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Bible Study: Proper 19 (B) – 2012

September 16, 2012

Proverbs 1:20-33

In this poem, wisdom is personified as a female prophet preaching in the streets. Her message is not delivered behind closed doors or reserved for a king or other privileged person, but is offered publicly to all. Her message is thus portrayed as common sense, not special knowledge revealed only to a few. In fact, the voice of wisdom is so loud and so plain that whoever rejects her must do so consciously.

Sophia (wisdom personified) is more than a poetic device for instruction. She appears in Proverbs, the Wisdom of Solomon, and the gospels. Her resilience across time testifies to a following. In some traditions she was associated with the Holy Spirit. Some scholars claim Q 7:31-35 (reflected in Matthew 11:16-19 and Luke 7:31-35) presents Jesus and John the Baptizer as prophets of Sophia. By the second century, gnostic Christians considered Sophia part of the godhead.

The poem depicts wisdom laughing at those who fail to listen to instruction. The image of the panic-stricken person crying out in vain is powerful, perhaps reminding us of our own sense of frustration with friends who come crying for comfort and counsel after failing to heed sound advice. The mockery of the fallen is so harsh; it may be one reason we prefer to reduce Sophia to a metaphor rather than understanding her as God.

Wisdom of Solomon 7:26-8:1

This passage is part of a larger protreptic discourse (a Greek form of didactic exhortation that promotes a certain philosophy or lifestyle) extoling the virtues of Sophia, God’s divine wisdom. The longer poem describes her as the breath of divine power that penetrates and pervades the entire world. The use of words like “emanation” in verse 25 sounds gnostic, but the influence may run the other direction. The Wisdom of Solomon was likely written before the end of the first century; the rise of Gnosticism (or its divergence with what we now call orthodox Christianity) is generally dated to the early second century.

Today’s lectionary selection is a little easier for Trinitarians to accept than the full poem, since this piece describes wisdom as a reflection of God’s goodness, entering “all spirits that are intelligent, pure, and altogether subtle” to make them prophets and friends of God. In this passage, wisdom can be understood as a manifestation of the Holy Spirit, entering humans to make them holy.

James 3:1-12

In an era of sound bites, YouTube, and gaffes gone viral, James’ admonition to guard the tongue is more relevant than ever. A word spoken can never be retrieved. Careers have been ruined, political elections have been lost, and churches have been divided over poorly chosen words. Someone has said that in politics “I misspoke” is really a euphemism for “Oops, I said something people actually understood.” But often religious and secular leaders alike regret words that could have been more carefully chosen, or that take on new meaning when removed from their context.

Note that James draws a direct contradiction between blessing God and cursing those made in God’s image. Anyone can speak pious words to and about God; our true nature is revealed not in how we talk about God but in how we treat our neighbors.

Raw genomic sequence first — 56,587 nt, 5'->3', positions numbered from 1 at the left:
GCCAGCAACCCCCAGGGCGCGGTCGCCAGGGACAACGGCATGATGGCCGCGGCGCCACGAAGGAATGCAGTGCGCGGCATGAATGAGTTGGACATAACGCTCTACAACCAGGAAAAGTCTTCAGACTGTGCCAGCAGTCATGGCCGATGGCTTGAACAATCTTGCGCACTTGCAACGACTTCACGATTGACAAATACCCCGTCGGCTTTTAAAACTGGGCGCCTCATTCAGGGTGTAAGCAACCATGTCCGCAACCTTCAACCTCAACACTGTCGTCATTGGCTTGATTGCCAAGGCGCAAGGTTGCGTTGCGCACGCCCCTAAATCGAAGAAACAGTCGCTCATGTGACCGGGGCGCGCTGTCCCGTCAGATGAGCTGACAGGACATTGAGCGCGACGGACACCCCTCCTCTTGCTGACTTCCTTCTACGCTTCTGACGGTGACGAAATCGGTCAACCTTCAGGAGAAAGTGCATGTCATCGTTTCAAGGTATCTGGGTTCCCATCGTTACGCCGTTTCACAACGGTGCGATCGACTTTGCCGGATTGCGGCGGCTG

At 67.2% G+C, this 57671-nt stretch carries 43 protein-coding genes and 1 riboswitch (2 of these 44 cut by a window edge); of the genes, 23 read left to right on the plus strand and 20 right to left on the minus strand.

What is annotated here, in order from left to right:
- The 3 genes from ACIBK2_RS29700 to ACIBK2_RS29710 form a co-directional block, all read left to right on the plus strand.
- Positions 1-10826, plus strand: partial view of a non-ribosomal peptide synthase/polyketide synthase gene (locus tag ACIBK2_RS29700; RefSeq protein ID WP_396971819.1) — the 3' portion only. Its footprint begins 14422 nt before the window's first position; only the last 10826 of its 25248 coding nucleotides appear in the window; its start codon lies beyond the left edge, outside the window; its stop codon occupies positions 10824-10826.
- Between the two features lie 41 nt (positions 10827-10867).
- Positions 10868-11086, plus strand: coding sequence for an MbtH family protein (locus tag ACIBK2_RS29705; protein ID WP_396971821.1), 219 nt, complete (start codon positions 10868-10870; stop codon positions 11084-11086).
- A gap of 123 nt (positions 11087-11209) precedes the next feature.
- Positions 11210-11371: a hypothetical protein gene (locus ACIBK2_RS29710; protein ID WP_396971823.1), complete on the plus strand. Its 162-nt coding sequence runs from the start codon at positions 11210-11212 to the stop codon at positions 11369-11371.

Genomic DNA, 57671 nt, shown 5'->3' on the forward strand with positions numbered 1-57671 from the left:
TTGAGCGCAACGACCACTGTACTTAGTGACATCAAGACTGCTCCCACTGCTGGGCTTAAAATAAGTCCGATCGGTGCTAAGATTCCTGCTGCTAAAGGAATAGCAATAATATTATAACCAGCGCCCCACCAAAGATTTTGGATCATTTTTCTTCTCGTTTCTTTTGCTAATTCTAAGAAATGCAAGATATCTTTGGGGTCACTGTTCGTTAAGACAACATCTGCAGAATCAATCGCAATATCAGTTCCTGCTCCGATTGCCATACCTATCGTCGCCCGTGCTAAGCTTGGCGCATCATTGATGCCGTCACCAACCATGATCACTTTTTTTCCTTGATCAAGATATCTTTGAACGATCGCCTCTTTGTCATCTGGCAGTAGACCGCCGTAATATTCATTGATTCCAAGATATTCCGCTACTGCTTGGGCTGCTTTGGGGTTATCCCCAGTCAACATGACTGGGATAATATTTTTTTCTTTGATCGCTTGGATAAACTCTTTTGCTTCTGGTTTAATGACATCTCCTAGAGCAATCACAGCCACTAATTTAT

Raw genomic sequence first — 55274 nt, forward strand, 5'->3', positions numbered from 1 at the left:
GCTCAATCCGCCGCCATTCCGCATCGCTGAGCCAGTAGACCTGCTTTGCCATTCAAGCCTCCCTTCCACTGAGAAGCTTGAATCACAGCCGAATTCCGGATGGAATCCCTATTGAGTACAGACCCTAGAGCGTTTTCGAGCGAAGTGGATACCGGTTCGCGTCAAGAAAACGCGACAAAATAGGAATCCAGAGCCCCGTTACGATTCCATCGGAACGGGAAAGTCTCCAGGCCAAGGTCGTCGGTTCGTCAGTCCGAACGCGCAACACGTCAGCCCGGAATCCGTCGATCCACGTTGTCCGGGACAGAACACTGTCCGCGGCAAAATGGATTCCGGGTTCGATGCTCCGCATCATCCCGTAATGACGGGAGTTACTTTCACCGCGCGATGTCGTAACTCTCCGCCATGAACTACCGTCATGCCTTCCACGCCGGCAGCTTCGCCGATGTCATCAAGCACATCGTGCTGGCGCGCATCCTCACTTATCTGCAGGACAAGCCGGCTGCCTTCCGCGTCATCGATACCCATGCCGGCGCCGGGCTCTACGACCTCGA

While James urges perfection, he acknowledges that everyone does make mistakes, especially when choosing words. Words have great power, for good as well as for ill. He suggests that taming one’s tongue is an avenue to discipline in other areas of life.

  • In a society that looks to pills and products for quick fixes, what disciplines do we still engage? How might one practice taming the tongue?

Mark 8:27-38

I have always loved this passage, because it reveals the spectrum of humanity and divinity in Jesus. His first concern sounds so human, but quickly progress to the divine and the eschatological. “What do people think about me?” he wants to know. “What are they saying?” Most of us want to know, or perhaps are afraid to know, what people think of us. Those who proclaim they do not care what others think betray their past hurt, revealing just how much they do care. Although Jesus uses the question as a jumping off point for a discussion, one can almost hear a very human note of insecurity.

When his disciples answer in positive terms – that people think he is Elijah or John the Baptist or a prophet – Jesus moves in closer with the question, “Who do you say that I am?” This is the crux of the passage; not merely Peter’s confession that Jesus is the messiah, but the immediate description of what it means to be the messiah, coupled with the startling rebuke demonstrating how important this understanding is. Jesus will be the messiah that suffers; Jesus has come as a martyr, not as a victor. The verses that follow prepare the disciples for the reality that they, too, must be willing to suffer and die. The stark reversals that follow (die to live, lose to gain) would serve to galvanize the young church as it faced persecution.

  • These passages were written down by believers for whom the call to “take up their cross” was literal. Following Christ was a sure way to be ostracized socially, at the least, and might very well lead to actual martyrdom. Consider what it meant, in that culture, to be unashamed of Christ. Consider also how the phrase is used in popular culture today, in a land where Christianity is the dominant religion. How has the connotation changed over time? For example, how might a first-century Christian react to a chain-post on Facebook admonishing users to re-post a photo of Christ with a declaration of being unashamed of Jesus?

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Christopher Sikkema


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